BY JULIE SEYLER
When I was growing up, Thanksgiving always had a pattern. My mother hosted one year, my Aunt Liz the following year, and my Aunt Millie the next year. If it was at Millie’s my father would inevitably grumble how he would never go again because that drive to Long Island was impossible, but of course we went. My male cousins, completely incommunicado, hovered in front of the football games until they were forced to sit at their own “children’s” table.I seem to distinctly remember that the adults, aunts, uncles, cousins, and my parents, were always passionately engaged in political discussions. These were the days of the Vietnam War and Watergate, and the back-and-forth repartee took us from apps to dessert.
Of course, there was a huge turkey (my cousin Leslie and I always hung around the kitchen competing for the best piece of skin while it was being carved) sweet potato casserole with marshmallows, Pepperidge Farm stuffing, canned jelled cranberry sauce and store-bought pies. We were not a creative cooking group, nor a baking family. Not until my cousin Richard met Martha did we finally have a couple of home made pies on the table. And so that is the Thanksgiving in my mind.
I am curious what my mother, sisters and cousins remember about these Thanksgiving day pasts.
But this year, it’s all being turned upside down. Steve and I will be roasting some drumsticks.
Nope, no turkey for us because it’s only the two of us, and according to Steve the smallest turkey is ten pounds and we can’t eat ten pounds of turkey.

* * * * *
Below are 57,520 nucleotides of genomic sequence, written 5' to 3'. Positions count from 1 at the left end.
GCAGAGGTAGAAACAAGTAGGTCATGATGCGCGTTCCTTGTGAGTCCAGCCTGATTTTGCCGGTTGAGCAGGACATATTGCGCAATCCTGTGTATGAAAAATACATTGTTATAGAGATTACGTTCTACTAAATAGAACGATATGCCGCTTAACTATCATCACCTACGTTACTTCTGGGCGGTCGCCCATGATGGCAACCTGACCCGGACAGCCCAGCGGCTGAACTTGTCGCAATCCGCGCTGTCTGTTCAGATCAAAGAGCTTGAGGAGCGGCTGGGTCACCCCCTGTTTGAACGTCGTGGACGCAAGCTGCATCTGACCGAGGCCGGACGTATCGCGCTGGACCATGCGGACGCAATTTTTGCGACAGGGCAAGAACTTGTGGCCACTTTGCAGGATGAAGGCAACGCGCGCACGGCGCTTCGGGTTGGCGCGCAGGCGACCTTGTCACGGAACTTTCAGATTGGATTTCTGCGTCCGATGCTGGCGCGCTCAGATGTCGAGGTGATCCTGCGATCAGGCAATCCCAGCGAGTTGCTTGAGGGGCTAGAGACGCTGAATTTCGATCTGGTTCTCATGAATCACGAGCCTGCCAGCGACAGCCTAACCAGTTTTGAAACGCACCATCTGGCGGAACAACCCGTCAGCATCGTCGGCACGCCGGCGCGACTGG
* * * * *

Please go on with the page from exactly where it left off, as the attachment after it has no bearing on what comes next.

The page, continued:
You see, we can’t travel this year – not to his sister’s out in Westchester, nor my sister out in Jersey, because of the prosthetic device in my hip. While I’m walking great two weeks after having hip replacement surgery, sitting is a challenge and a two-hour drive with bumper-to-bumper traffic on either the Hutchinson Parkway or the Garden State Parkway just will not work. So Steve and I will improvise with the drumsticks and cranberry sauce (I’ve graduated, that will be made from real cranberries) and yummy sweet potatoes from the Farmer’s Market and stuffing. Steve promised he’d make homemade stuffing. (Hmmm, I’m curious about that one.) And we’ll probably end up with store bought Ben and Jerry’s Heath Bar Crunch ice cream for dessert. A cozy day where no doubt he’ll be holed up in front of the football games, and I’ll be happily reading my book and thinking about the next blog for The Write Side of 50!